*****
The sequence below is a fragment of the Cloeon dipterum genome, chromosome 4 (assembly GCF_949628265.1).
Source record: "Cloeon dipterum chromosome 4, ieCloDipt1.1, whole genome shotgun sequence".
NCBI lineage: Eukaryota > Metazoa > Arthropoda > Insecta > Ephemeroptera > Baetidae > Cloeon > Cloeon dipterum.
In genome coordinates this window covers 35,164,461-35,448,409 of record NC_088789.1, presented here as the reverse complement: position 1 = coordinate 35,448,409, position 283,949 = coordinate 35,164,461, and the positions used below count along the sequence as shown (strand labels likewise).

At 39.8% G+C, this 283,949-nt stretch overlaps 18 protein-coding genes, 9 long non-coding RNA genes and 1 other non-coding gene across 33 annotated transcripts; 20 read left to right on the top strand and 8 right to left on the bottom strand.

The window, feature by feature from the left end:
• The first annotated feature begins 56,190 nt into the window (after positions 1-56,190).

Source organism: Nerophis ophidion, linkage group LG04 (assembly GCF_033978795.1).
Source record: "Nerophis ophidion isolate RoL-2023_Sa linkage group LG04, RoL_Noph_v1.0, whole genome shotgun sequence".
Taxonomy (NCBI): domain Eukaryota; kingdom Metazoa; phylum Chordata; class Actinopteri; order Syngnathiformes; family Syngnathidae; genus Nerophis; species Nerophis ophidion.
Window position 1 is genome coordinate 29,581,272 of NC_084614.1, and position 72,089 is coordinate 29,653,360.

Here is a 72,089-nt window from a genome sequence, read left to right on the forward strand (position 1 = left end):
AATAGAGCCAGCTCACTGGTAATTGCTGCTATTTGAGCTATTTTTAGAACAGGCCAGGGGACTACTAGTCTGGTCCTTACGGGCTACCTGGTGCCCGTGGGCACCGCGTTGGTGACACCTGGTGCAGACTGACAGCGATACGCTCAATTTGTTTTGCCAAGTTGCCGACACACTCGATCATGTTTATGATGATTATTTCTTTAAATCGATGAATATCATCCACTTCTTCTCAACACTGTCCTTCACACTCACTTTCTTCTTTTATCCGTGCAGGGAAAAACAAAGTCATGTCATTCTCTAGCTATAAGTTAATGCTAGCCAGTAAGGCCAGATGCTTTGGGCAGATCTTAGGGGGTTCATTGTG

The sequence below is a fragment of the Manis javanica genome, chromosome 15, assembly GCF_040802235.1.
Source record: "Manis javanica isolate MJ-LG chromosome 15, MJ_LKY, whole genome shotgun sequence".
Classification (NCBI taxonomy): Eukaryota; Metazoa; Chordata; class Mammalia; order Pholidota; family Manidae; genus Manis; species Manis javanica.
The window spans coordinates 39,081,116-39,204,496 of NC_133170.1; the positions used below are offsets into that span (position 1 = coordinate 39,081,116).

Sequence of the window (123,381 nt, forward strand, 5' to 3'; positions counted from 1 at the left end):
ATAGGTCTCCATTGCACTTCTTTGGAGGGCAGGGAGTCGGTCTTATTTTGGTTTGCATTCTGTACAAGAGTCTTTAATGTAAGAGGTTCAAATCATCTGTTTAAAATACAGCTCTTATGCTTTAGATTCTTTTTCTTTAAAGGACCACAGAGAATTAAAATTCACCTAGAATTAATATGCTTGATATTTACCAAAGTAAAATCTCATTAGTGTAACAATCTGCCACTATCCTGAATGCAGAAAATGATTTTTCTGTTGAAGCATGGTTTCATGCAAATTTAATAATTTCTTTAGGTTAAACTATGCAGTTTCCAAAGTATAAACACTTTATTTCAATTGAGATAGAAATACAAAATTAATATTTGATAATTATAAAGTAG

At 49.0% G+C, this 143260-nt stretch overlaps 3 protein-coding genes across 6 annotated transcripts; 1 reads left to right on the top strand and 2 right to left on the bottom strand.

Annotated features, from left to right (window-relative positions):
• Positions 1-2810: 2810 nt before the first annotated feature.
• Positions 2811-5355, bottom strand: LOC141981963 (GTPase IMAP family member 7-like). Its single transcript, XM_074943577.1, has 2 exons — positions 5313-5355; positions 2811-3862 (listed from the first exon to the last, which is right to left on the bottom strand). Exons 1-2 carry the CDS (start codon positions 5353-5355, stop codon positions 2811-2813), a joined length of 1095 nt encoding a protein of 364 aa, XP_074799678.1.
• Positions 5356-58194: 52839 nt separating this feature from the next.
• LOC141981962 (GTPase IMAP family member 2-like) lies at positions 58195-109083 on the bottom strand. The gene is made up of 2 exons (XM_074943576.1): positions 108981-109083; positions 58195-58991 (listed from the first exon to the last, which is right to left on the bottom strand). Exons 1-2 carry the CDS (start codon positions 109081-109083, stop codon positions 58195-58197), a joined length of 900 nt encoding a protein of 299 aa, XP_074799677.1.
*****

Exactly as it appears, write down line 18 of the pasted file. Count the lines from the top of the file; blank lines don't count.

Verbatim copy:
Sequence of the window (123,381 nt, forward strand, 5' to 3'; positions counted from 1 at the left end):